Five things to watch for Sunday when the Cardinals play the Seahawks at State Farm Stadium:
Let the Josh Rosen Era commence
Josh Rosen is the starting quarterback. That was inevitable once he went in the game last week late against the Bears. But this will be the first chance for Rosen to make this his offense, on his terms, with a week of practicing with the starters. Rookie quarterbacks have had disparate results over the years in their first start. Usually, it’s about the defense helping out – remember, Max Hall won his first Cards’ start in large part because the defense had a big game – but in Rosen’s case, he has the ability to jump-start the offense. Whether that produces a lot is TBD, and certainly, the Seahawks still have a defense that can cause problems. We saw that last week against the Cowboys. But it’s hard to argue that Rosen should make the Cardinals more interesting to watch, even has he works through his learning curve.
Re-engaging with the top offensive playmakers
It’s been a subject the last couple of weeks, but with a new quarterback, the wait is on to see just what it might mean for running back David Johnson and wide receiver Larry Fitzgerald. Fitz, of course, was targeted just twice last week. Johnson only had 16 touches in a close game, in a week when it was expected his role would increase in terms of those touches. How much the offense can improve, especially with a rookie quarterback, is to be determined. Having huge expectations would not be fair. At the same time, nothing has changed with the anticipated formula coming into the season: The Cards need production from Johnson and Fitzgerald to be the kind of offense they hope to be.
Hello Russell, our old friend
Russell Wilson, a quarterback who has been a thorn for the Cardinals since his very first NFL game, which just so happened to be at State Farm Stadium in 2012. Wilson has led some excellent teams, one Super Bowl winner, and while the Cardinals have sometimes come out as winners against him, there is little question Wilson has always made life difficult regardless of who he has around him on offense. The Cards have to find a way to bottle him up and keep him in the pocket – as usual – because giving Wilson a chance to run around in the backfield until receivers pop open means plays could end badly for a coverage unit who figures to play a decent amount of zone.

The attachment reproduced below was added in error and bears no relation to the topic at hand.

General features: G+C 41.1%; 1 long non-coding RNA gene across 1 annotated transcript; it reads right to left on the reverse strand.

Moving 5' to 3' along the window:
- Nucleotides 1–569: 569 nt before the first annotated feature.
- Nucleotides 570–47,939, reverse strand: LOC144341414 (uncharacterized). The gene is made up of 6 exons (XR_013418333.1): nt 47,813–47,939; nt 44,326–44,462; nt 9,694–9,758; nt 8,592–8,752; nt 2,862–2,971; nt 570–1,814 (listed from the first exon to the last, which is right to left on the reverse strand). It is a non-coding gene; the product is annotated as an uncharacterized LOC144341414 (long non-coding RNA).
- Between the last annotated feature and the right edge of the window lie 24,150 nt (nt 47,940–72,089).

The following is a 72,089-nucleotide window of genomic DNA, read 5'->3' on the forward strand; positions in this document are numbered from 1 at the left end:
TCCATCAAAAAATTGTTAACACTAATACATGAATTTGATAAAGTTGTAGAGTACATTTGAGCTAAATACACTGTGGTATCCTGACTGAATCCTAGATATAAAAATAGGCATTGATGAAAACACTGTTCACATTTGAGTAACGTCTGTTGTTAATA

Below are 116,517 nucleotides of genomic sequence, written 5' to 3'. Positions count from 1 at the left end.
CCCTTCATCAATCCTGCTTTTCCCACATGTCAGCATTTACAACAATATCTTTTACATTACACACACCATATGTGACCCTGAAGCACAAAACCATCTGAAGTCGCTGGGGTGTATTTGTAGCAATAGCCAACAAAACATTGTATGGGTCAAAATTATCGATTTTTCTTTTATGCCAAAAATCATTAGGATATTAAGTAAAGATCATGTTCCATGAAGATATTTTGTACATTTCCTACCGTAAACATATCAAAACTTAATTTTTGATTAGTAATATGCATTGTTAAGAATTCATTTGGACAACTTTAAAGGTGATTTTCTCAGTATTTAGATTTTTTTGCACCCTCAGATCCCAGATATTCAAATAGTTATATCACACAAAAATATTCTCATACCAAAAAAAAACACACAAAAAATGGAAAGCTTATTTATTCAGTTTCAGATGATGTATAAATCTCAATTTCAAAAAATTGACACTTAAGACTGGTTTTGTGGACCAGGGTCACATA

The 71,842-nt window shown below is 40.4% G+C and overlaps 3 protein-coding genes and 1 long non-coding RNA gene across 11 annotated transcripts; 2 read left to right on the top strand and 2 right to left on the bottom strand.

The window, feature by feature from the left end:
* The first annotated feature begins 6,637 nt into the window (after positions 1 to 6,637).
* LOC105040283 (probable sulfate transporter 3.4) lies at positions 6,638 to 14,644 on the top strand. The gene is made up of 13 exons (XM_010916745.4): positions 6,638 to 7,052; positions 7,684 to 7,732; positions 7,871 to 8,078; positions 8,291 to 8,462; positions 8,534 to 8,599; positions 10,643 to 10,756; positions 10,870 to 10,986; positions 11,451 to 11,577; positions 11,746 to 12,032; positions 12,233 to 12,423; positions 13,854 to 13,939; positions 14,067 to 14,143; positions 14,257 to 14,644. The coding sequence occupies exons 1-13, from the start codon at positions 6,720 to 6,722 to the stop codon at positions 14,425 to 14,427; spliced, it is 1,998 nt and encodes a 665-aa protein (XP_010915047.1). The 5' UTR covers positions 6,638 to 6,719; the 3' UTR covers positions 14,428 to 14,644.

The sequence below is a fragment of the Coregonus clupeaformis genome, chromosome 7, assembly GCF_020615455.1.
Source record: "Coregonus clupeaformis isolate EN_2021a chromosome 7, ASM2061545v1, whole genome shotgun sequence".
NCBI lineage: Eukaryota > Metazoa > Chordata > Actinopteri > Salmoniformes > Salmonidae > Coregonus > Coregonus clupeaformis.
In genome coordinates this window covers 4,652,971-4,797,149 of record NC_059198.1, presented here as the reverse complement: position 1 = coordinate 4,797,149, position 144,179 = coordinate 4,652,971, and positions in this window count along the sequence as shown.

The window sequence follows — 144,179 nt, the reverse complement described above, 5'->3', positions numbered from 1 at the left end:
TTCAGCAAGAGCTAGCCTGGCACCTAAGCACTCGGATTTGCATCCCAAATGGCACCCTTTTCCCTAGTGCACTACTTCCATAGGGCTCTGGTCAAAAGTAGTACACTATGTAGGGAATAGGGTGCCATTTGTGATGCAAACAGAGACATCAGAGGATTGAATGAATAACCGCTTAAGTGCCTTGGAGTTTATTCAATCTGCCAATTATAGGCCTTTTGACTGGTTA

Shoutout to Beast Mode, a little bit
Since the departure of Marshawn Lynch, the Seahawks have had a hard time with once was their bread-and-butter of the offense – pounding the ground with the run game, and letting Wilson work off of that. But last week, the Seahawks finally committed to running back Chris Carson more – the Seahawks did work with a lead for the whole game, allowing them to run it more often, so there is that – and Carson responded with 100-yard game. The Cardinals have slowly gotten better with their run defense through three games, and against an offense that isn’t overly explosive, more improvement is a must this week.
Remember what it’s like to beat the Seahawks here
The last time the Cardinals triumphed over the Seahawks at State Farm Stadium was 2012. It was Wilson’s first game, it was close – Wilson had the Seahawks in the red zone at the end looking for the game-winning touchdown, but the Cards’ defense held – and since then, home games versus Seattle haven’t gone well. Mostly, the Seahawks have won by double-digits. The one year the Cards should have won, somehow, the Seahawks snuck away with a 6-6 tie (I won’t rehash the gory details.) Finding a way to get one against their division rival would be a nice way to notch the first victory of the season.